Thursday, 25 November 2010

Start Gathering Your Nuts, People.

The first day of winter is set for December 21st this year. So why does it feel like Old Man Winter has decided to come crash the party early, even if he hasn’t brought the S*** yet? Clean it up people, I’m talkin’ about the icy white stuff there.

Let’s face it, besides the green grass, there’s not much left that’s glamorous or beautiful about fall anymore. Now it’s time to wait for the white to come and monochrome our normally colourful and lush slice of the world for a few months.

It seems that we’re going from tank tops to turtle necks without so much as a three quarter sleeve sweater set in between (not that I own such a thing.). Attractive fall fashions will quickly become hidden under uncomely layers of wool, cotton, fleece and thermal, and the more the better. There will be no disguising a smart outfit underneath all the layers. This is about survival, friends.

When I moved to Canada in 2002 I was so charmed by the thought of an actual white winter that I couldn’t wait for those first fluffy flakes to fall. The irony of that year was that we had zero snow on Christmas day. My first white Christmas in Canada was no such thing.

When the snow came at last, I played, and played hard. I was so excited to be able to walk out my front door and across the lawn to slide down the hill into the field below. I snow angel-ed and played fetch-the-snowball with our dog, Chip. I revelled in the fresh, crisp snow and how alive the cold snap of the air made me feel. My first white winter in Canada was absolutely magical for me, even if my husband did shake his head and tell me often… “Just wait. The charm will wear off.”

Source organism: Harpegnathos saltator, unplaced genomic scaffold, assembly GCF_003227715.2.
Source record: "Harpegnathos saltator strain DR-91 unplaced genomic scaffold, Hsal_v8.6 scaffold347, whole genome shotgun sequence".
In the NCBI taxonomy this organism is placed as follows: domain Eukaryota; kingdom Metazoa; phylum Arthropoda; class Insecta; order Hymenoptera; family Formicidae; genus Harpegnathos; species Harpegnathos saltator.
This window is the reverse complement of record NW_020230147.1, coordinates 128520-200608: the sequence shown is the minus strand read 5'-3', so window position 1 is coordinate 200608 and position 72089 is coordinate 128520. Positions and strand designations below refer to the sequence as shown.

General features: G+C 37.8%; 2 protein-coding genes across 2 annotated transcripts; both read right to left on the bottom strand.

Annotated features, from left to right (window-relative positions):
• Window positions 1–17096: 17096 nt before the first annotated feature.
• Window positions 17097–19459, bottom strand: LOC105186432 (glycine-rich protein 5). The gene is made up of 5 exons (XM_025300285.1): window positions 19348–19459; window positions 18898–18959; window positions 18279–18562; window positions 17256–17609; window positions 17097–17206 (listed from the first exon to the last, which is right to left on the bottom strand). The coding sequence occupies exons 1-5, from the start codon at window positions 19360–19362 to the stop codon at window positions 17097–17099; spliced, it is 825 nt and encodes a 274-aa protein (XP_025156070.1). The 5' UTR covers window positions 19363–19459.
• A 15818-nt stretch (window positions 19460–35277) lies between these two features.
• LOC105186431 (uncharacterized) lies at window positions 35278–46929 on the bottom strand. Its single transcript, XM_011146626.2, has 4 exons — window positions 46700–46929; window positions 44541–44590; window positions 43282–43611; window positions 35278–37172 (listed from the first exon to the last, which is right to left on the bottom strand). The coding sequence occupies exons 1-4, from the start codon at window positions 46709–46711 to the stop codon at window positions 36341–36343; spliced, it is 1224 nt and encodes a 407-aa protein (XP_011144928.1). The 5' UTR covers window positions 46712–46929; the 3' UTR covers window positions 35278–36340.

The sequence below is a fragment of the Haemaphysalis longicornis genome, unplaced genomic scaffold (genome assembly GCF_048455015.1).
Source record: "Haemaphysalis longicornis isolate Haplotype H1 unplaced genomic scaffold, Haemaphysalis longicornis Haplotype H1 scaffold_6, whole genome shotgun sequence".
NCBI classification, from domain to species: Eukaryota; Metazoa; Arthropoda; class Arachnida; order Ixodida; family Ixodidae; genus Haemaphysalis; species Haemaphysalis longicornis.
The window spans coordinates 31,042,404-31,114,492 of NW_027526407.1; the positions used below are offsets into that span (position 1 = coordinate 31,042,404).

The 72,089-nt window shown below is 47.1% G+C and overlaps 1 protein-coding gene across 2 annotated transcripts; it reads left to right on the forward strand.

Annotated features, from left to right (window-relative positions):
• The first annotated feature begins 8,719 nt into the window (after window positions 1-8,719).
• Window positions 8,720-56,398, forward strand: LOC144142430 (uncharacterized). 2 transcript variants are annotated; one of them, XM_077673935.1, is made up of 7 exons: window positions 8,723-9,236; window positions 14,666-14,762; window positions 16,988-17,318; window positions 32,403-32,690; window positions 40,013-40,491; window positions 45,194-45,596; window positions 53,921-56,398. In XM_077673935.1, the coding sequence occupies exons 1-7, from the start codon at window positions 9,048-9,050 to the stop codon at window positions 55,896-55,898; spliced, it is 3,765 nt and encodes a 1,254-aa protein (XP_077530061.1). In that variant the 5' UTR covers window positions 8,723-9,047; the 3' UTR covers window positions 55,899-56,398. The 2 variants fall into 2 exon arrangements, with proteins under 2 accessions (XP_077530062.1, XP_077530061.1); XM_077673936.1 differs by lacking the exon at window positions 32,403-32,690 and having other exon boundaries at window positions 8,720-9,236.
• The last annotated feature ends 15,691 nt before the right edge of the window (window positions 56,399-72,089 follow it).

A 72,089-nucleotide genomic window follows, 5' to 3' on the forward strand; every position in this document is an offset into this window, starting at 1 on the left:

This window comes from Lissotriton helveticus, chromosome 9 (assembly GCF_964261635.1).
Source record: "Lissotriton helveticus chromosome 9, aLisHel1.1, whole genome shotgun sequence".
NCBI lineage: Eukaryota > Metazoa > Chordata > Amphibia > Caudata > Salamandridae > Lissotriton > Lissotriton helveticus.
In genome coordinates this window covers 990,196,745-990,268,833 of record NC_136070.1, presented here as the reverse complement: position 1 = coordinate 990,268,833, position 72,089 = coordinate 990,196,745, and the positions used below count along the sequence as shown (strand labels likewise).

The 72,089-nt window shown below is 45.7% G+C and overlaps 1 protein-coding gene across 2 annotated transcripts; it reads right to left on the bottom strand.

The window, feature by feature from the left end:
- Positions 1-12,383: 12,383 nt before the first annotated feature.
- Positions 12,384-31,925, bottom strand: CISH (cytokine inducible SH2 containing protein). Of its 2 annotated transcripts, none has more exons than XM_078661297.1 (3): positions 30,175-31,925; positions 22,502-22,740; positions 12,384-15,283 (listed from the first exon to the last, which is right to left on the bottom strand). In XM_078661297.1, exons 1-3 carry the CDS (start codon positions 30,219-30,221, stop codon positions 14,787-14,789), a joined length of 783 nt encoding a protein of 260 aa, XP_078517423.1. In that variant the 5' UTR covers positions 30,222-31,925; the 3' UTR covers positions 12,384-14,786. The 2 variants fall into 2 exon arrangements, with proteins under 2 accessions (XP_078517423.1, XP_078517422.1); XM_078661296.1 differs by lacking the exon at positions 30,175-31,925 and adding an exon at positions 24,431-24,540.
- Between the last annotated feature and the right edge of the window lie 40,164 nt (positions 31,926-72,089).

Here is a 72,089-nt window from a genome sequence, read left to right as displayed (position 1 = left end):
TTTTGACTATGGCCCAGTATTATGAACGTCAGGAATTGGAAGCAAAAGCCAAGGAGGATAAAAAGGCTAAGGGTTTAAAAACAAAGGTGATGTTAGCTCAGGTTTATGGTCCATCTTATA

“Never!” I’d cry with glee and pelt him with a snowball for trying to Grinchify my winter fun. That year, my party ended when I slid on my saucer down a hill, across an ice patch and into the barbed wire fence at the end of the pasture. Icy barbed wire in the bum does not define winter charm, but it does make for an interesting scar.

The following year as I played with my dog, I slipped on an snow-covered ice hill and went down on my left knee cap, cracking it. My dog, in all his excitement, managed to lift his leg and pee on me.

Winter fun now = pain and humiliation. Winter fun SO over.

The following year I slid the car off the road a couple of times while learning to manoeuvre the treacherous paths we call roads during frozen rain storms, blizzards or a combination of both at the same time. The only fun I found in that was using very creative words in my prayers when begging my car to stay on the road.

So now my knee hurts every winter, and I work from home out of pure fright and need for life preservation.

If you see me out during the months of the white-out – I’ll be the one in a helmet, elbow and knee protection, spiked shoes for grip and a big long coat to cover my skin so it won’t burn in the wind. Basically, I’ll be the freaky Sasquatch-looking thing until March. See you then, people.

Start gathering your nuts.